5 major meetings Musharraf had with Indian leadership | All you need to know
Pervez Musharraf death: During Musharraf's reign in power, he had at least five major meetings with the Indian leadership on various crucial issues, like Jammu and Kashmir.
Former Pakistan President General (retd.) Pervez Musharraf on Sunday passed away at the age of 79 at the American Hospital in Dubai. He was ailing from amyloidosis and had been undergoing treatment since March 2016.
The former military general, who took over the Pakistan throne via military coup, deposing the then prime minister Nawaz Sharif in October 1999 ruled the Islamic nation from 2001-2008 in a dictator style.
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Musharraf was born in a middle-class family of Urdu-speaking Mohajir parents in Delhi in 1943. The family migrated to Pakistan after the Partition in 1947. The military ruler probably came closest to resolving the Kashmir issue with India but was also the main driver behind the cross-border intrusions that triggered the Kargil conflict. During his reign in power, he had at least five major meetings with the Indian leadership on various crucial issues, like Jammu and Kashmir, reported PTI.
In 2001, Musharraf believed the time had come to "turn over a new leaf" in rebuilding the broken relationship between India and Pakistan. According to a report by BBC, Musharraf in his memoir recounted an incident where he found the "opportunity of a thaw" after the massive earthquake in Gujarat in early 2001. Musharraf called then-PM Atal Behari Vajpayee to offer condolences and he also sent relief, including medicines. That broke the ice and led to an invitation for a meeting to visit India.
However, former Pakistani foreign minister Khurshid Mahmud Kasuri claimed that in a "change of heart", the then Home minister LK Advani broached the idea of inviting Musharraf to discuss the Kashmir conflict. This led to the Agra Summit 2001.
July 2001: Agra Summit
Pervez Musharraf and Atal Bihari Vajpayee met in Agra in July 2001 to discuss and resolve the decades-long Kashmir conflict. This was the first meeting of both the premiers after the Kargil War of 1999. The two-day summit was marked by high drama. Prolonged meetings between the two leaders and their foreign ministers led to two failed attempts at a joint agreement. The talks ended in failure, which left Musharraf exasperated and he left Agra in a huff.
January 2004: SAARC Summit
Atal Bihari Vajpayee and Musharraf hold direct talks at the 12th SAARC summit in Islamabad and the two sides decided to move the peace process forward. India and Pakistan had agreed to a ceasefire along the Line of Control (LOC) and to cool tensions and cease hostilities across the border. This marked the beginning of the Composite Dialogue Process, in which bilateral meetings are held between officials at various levels of government.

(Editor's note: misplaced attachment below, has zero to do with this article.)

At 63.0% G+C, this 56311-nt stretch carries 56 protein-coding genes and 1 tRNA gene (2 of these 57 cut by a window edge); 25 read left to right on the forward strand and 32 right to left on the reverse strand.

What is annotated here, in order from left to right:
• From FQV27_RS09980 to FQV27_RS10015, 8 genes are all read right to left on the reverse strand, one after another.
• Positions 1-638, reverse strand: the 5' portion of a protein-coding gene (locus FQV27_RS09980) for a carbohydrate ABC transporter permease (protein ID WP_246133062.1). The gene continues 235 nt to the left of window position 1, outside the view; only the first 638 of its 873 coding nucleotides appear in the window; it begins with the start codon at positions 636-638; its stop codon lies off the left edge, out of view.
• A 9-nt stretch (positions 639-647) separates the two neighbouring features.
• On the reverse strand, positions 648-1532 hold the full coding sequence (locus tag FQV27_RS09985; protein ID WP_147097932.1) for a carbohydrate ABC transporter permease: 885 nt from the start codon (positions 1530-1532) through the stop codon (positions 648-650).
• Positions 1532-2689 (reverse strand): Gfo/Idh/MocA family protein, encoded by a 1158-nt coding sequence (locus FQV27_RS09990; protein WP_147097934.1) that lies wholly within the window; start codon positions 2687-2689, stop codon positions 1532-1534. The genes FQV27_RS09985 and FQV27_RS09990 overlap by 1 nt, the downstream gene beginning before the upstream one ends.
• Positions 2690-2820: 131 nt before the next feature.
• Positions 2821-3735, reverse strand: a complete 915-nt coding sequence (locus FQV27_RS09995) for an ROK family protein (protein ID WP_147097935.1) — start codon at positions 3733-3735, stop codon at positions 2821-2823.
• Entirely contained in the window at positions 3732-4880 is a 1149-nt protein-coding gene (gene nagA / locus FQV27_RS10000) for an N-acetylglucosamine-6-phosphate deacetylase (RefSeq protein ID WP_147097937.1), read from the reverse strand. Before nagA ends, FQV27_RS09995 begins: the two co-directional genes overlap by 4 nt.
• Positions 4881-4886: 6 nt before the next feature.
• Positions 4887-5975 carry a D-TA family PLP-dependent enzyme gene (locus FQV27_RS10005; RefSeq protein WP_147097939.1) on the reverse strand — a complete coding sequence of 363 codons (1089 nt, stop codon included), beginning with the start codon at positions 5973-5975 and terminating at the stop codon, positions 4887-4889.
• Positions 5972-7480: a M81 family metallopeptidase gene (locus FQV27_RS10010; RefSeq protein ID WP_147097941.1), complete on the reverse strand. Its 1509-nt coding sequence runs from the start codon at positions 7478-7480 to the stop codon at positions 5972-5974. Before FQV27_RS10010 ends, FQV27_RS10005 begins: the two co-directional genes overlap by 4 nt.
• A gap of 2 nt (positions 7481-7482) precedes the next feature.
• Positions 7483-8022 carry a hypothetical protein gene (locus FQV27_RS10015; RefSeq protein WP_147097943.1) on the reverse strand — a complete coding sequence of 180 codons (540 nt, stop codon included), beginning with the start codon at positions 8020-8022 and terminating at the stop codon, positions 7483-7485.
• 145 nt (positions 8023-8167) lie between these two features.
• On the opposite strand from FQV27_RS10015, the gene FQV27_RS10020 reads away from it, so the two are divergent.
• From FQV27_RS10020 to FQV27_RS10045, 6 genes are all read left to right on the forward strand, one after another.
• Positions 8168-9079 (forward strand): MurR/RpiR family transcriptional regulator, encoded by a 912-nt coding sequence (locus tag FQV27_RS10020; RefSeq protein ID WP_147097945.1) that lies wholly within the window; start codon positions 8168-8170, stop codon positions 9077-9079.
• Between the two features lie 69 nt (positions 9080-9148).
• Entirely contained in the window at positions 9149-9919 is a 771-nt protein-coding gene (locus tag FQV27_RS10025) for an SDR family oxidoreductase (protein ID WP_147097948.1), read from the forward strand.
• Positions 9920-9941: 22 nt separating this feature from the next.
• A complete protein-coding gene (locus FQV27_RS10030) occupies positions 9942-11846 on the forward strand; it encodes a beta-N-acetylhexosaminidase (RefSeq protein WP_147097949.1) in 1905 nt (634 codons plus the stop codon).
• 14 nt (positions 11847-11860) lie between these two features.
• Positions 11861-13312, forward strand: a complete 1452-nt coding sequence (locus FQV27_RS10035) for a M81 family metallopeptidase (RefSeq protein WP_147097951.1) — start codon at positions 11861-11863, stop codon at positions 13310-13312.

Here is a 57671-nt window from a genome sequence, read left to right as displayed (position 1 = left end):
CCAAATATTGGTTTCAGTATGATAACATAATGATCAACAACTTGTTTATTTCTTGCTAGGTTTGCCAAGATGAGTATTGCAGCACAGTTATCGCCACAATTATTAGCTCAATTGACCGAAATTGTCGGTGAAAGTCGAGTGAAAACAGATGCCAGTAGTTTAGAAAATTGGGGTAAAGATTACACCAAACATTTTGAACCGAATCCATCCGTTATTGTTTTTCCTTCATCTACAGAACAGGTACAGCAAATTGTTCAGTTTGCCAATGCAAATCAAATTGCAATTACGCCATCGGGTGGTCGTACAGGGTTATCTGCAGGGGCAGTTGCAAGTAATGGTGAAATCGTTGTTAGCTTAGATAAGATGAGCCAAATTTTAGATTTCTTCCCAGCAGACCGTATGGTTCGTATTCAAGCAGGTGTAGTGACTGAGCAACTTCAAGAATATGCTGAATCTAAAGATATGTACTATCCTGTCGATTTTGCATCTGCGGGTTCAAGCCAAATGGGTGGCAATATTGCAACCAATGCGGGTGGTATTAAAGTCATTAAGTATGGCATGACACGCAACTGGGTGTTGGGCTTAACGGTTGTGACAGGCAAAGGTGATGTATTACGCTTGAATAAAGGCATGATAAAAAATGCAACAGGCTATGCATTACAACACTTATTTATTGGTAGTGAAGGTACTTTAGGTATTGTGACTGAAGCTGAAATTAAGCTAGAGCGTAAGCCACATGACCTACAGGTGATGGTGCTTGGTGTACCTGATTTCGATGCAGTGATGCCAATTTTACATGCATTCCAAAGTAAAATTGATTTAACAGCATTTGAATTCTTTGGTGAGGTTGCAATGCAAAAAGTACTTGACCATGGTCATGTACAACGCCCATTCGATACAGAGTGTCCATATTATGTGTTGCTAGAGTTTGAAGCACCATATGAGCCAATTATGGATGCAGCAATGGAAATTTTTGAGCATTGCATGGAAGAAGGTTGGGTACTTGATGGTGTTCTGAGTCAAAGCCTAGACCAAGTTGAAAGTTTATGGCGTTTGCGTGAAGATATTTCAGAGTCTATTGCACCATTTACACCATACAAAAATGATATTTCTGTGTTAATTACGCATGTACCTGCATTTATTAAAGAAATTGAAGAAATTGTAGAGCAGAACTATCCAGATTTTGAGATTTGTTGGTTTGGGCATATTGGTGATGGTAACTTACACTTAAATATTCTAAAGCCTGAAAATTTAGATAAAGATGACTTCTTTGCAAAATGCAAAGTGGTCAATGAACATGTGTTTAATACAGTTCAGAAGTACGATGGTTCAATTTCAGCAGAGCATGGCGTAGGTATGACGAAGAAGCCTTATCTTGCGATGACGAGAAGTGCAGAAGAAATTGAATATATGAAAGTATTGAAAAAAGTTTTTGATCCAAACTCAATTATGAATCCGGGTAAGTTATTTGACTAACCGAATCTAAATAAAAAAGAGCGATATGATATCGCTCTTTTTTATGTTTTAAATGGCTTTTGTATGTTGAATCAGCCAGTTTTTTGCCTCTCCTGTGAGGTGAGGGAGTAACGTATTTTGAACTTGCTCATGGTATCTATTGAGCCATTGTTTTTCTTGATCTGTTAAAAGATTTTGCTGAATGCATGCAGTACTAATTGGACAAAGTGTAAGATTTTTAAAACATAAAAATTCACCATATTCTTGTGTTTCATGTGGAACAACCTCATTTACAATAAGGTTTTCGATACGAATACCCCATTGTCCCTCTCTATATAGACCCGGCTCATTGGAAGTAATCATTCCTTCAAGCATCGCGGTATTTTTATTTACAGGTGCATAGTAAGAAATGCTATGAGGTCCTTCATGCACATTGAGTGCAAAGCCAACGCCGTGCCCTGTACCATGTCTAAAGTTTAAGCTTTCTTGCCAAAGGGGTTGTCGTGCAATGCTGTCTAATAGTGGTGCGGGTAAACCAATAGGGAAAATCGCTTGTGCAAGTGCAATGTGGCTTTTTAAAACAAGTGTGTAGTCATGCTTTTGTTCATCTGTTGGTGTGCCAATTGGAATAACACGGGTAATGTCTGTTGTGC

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September 2004: United Nations
Musharraf met the new Indian Prime minister Manmohan Singh in New York on the sidelines of the UN summit. The Joint Statement by both nations committed to continue peace and to restore normalcy and cooperation.
April 2005: India vs Pak Cricket Series
In 2005, Musharraf visited India to watch a cricket match between the two countries, and the leaders agreed to carry forward the peace process and find a solution "out of the box".
Pakistan cricket team was on India's tour to play three Test matches and six One Day Internationals (ODIs), and Musharraf witnessed the sixth and the last ODI of the series at the Feroz Shah Kotla (now Arun Jaitley) stadium, New Delhi.
September 2006: Non-Aligned Summit
The Summit took place in Cuba's capital Havana when India and Pakistan halted their Composite Dialogue process in July 2006 because of the terror attacks and bombings on Mumbai’s local trains killing over 200 people. Until then, there was talk that an agreement on Kashmir was near.
The Summit meeting agreed to form an Anti-Terror Mechanism, a joint committee to share intelligence which met only once, in Islamabad in March 2007, a report by Indian Express said.
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Musharraf also hailed former Indian cricket team captain MS Dhoni for his batting skills and long hair in 2006. The Indian team toured Pakistan for a series of One Day and Test matches. Musharraf famously advised Dhoni to not have a haircut.
(with inputs from BBC and PTI)